This can be very broad, but, basically, if you can identify sources and start to follow those sources wherever they publish and however they publish, whether that’s social or via content or broadcast or other ways, if you find those publications, those authors expressing a need or an interest or that they are in the process of completing something, by offering to assist you will almost always get a link for your credit. So this is a way where you’re simply monitoring these folks that you would like to get links from, waiting for them to express some sort of need, fulfilling that need, and then reaping the benefit through that link.

4. The “I’d be happy to provide an endorsement.”

This is sort of a modified version of “I made this thing you’ll probably like.” But instead of saying, “Here’s the thing that you will probably like and maybe include,” you’re saying, “I noticed that you have a product, a piece of content, a tool, a new piece of hardware, some physical product, whatever it is, and I like it and I use it and I happen to fit into the correct demographic that you are trying to reach. Therefore, I am happy to contribute an endorsement or a testimonial.” Oftentimes, almost always, whenever there’s a testimonial, you will get a link back to your source, because they’ll want to say, “Well, Rand Fishkin from Moz says X and Y and Z,” and there’s the link to either my page or to Moz’s page.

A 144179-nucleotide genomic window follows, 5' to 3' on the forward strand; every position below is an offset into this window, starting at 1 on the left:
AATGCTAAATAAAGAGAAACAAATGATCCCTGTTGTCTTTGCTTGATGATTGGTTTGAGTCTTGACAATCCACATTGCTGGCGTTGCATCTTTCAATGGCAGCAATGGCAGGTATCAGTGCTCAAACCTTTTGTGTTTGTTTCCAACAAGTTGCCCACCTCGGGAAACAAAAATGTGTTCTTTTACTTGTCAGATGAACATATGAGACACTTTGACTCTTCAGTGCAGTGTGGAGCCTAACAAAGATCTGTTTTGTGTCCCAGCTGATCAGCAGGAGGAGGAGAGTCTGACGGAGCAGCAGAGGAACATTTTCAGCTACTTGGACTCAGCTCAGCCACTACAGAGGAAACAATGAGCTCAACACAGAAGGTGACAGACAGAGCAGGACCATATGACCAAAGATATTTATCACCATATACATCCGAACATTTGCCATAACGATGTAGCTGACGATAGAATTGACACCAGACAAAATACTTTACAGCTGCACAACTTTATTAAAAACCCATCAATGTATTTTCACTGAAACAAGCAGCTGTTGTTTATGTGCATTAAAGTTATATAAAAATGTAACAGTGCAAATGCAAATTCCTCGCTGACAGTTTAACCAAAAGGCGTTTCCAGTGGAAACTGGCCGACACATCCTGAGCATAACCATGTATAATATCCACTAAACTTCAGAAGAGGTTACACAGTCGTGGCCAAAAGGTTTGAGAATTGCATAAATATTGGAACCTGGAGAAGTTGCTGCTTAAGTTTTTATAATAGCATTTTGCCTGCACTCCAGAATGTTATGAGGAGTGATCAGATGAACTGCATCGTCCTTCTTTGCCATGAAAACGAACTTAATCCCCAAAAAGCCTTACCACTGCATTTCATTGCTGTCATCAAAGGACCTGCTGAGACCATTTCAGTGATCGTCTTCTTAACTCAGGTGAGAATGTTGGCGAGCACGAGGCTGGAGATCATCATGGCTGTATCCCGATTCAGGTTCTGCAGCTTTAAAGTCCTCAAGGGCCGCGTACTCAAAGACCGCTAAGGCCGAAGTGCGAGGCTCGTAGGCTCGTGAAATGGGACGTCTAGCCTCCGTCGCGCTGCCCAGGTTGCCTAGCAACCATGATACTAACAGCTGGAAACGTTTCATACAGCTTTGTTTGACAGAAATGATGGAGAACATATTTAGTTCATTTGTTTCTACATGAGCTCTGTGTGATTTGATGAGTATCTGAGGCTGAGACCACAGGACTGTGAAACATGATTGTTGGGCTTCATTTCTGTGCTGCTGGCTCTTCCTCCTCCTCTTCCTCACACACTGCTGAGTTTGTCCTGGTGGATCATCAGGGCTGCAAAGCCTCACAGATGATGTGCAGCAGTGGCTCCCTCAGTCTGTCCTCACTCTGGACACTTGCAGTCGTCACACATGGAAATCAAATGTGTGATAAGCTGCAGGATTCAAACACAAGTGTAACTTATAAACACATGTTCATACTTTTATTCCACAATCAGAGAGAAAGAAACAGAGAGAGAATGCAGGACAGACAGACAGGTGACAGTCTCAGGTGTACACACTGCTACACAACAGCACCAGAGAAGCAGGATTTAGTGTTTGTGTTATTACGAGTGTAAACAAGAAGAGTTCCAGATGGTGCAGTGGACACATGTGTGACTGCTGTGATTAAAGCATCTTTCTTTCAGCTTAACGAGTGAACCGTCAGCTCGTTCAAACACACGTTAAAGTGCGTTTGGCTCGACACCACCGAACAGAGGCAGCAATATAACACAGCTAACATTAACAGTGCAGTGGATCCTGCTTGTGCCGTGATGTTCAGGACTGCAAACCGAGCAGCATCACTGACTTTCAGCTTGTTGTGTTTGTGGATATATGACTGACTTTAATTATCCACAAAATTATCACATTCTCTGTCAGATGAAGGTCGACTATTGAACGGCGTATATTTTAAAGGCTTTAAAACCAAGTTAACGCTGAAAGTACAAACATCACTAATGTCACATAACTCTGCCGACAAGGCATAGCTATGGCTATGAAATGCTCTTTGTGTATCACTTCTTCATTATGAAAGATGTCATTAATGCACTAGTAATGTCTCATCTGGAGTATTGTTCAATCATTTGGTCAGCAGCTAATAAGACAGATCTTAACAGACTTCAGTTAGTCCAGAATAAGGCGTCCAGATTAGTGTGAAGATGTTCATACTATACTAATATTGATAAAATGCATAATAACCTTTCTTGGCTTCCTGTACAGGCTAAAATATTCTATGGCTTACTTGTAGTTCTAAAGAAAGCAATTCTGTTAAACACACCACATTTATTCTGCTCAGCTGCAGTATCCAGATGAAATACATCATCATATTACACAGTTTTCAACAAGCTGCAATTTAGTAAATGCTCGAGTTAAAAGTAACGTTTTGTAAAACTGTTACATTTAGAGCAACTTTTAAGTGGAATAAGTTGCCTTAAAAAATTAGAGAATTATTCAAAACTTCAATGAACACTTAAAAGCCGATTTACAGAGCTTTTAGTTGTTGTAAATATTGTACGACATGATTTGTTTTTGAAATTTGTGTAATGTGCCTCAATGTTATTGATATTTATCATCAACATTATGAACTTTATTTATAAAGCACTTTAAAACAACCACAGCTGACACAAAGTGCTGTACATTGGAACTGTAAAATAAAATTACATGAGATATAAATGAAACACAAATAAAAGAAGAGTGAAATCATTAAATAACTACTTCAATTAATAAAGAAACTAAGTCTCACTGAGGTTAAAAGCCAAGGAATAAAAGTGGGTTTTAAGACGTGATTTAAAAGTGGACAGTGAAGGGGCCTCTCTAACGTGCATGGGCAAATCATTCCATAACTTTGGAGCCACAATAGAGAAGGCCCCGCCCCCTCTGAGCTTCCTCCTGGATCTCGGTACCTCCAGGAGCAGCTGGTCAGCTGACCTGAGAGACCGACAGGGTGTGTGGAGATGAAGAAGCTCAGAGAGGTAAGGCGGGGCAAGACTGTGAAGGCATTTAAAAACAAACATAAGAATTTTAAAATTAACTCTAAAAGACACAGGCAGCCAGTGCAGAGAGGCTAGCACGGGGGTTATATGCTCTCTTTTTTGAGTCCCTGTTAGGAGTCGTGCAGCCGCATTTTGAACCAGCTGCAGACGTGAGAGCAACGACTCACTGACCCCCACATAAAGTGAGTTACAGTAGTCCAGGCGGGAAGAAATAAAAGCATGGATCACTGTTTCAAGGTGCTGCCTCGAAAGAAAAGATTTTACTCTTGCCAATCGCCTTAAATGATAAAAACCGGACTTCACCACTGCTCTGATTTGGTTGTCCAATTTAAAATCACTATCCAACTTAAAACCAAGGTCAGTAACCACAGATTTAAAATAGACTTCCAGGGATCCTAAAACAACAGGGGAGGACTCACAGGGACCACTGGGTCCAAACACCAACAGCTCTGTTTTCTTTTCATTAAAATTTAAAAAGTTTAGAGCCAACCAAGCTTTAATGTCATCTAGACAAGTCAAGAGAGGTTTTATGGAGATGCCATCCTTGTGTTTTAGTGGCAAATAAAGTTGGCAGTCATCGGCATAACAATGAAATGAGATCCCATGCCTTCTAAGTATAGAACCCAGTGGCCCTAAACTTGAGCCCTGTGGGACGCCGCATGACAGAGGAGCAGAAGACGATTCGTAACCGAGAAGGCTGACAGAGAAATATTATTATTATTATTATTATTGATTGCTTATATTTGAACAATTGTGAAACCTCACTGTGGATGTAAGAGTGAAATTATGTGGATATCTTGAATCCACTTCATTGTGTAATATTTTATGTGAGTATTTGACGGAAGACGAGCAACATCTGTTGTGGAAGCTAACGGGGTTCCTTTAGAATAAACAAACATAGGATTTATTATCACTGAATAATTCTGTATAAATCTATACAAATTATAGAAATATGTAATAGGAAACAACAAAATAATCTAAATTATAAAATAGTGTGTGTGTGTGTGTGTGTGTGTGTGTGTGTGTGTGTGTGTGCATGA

5. The “Guest contribution.”

The one you’re probably most familiar with, and it was probably the first one that came to mind when you thought about the “How do I get links without asking for them?” and that is through guest contributions, so guest blogging and guest editorials and authorship of all kinds. There are a few Whiteboard Fridays on that, so I won’t dive deep in here.

But I hope you can leverage some or all of these tactics, because if you hate link building the outreach way, these all have more work that goes into them, but far, far better results than this 5% to 10% as the top. Five to ten percent is probably the bottom range for each of these, and you can get 50%, 75% on some of these tactics. Get a lot of great links from great sources. It just requires some elbow grease.

All right, everyone. Thanks for watching. We’ll see you again next week for another edition of Whiteboard Friday. Take care.

Video transcription by Speechpad.com